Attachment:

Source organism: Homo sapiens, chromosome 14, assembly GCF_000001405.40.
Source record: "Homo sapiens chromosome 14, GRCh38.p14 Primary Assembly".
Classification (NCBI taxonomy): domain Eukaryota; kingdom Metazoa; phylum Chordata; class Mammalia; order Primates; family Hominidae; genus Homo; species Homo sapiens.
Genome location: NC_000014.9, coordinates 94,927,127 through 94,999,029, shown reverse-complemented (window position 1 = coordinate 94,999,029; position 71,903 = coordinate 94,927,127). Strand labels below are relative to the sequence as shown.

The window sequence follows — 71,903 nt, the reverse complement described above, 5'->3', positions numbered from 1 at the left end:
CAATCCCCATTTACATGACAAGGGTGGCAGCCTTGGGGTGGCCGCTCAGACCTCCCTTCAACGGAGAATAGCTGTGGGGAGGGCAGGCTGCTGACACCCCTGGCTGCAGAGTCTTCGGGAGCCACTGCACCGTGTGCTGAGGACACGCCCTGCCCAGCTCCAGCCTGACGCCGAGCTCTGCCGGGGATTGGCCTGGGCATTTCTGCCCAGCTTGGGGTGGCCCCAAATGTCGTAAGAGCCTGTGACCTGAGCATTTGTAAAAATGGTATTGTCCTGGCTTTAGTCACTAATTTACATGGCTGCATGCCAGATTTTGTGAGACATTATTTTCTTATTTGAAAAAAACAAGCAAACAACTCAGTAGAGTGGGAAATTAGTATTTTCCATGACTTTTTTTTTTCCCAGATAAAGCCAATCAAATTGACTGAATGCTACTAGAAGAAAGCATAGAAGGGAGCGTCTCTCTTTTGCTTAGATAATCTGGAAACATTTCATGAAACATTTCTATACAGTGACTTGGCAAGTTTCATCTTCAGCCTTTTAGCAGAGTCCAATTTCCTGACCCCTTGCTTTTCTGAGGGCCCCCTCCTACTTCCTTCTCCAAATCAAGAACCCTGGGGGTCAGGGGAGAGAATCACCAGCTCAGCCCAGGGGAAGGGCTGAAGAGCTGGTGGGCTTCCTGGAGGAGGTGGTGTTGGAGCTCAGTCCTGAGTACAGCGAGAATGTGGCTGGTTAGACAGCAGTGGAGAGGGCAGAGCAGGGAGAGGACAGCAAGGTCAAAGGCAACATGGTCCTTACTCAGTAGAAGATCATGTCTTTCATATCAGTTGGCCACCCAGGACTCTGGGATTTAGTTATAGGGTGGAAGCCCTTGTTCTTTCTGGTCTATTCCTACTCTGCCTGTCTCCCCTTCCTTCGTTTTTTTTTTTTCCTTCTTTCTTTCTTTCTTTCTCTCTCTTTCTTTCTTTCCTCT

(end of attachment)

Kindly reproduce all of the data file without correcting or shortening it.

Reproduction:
Source organism: Homo sapiens, chromosome 14, assembly GCF_000001405.40.
Source record: "Homo sapiens chromosome 14, GRCh38.p14 Primary Assembly".
Classification (NCBI taxonomy): domain Eukaryota; kingdom Metazoa; phylum Chordata; class Mammalia; order Primates; family Hominidae; genus Homo; species Homo sapiens.
Genome location: NC_000014.9, coordinates 94,927,127 through 94,999,029, shown reverse-complemented (window position 1 = coordinate 94,999,029; position 71,903 = coordinate 94,927,127). Strand labels below are relative to the sequence as shown.

The window sequence follows — 71,903 nt, the reverse complement described above, 5'->3', positions numbered from 1 at the left end:
CAATCCCCATTTACATGACAAGGGTGGCAGCCTTGGGGTGGCCGCTCAGACCTCCCTTCAACGGAGAATAGCTGTGGGGAGGGCAGGCTGCTGACACCCCTGGCTGCAGAGTCTTCGGGAGCCACTGCACCGTGTGCTGAGGACACGCCCTGCCCAGCTCCAGCCTGACGCCGAGCTCTGCCGGGGATTGGCCTGGGCATTTCTGCCCAGCTTGGGGTGGCCCCAAATGTCGTAAGAGCCTGTGACCTGAGCATTTGTAAAAATGGTATTGTCCTGGCTTTAGTCACTAATTTACATGGCTGCATGCCAGATTTTGTGAGACATTATTTTCTTATTTGAAAAAAACAAGCAAACAACTCAGTAGAGTGGGAAATTAGTATTTTCCATGACTTTTTTTTTTCCCAGATAAAGCCAATCAAATTGACTGAATGCTACTAGAAGAAAGCATAGAAGGGAGCGTCTCTCTTTTGCTTAGATAATCTGGAAACATTTCATGAAACATTTCTATACAGTGACTTGGCAAGTTTCATCTTCAGCCTTTTAGCAGAGTCCAATTTCCTGACCCCTTGCTTTTCTGAGGGCCCCCTCCTACTTCCTTCTCCAAATCAAGAACCCTGGGGGTCAGGGGAGAGAATCACCAGCTCAGCCCAGGGGAAGGGCTGAAGAGCTGGTGGGCTTCCTGGAGGAGGTGGTGTTGGAGCTCAGTCCTGAGTACAGCGAGAATGTGGCTGGTTAGACAGCAGTGGAGAGGGCAGAGCAGGGAGAGGACAGCAAGGTCAAAGGCAACATGGTCCTTACTCAGTAGAAGATCATGTCTTTCATATCAGTTGGCCACCCAGGACTCTGGGATTTAGTTATAGGGTGGAAGCCCTTGTTCTTTCTGGTCTATTCCTACTCTGCCTGTCTCCCCTTCCTTCGTTTTTTTTTTTTCCTTCTTTCTTTCTTTCTTTCTCTCTCTTTCTTTCTTTCCTCT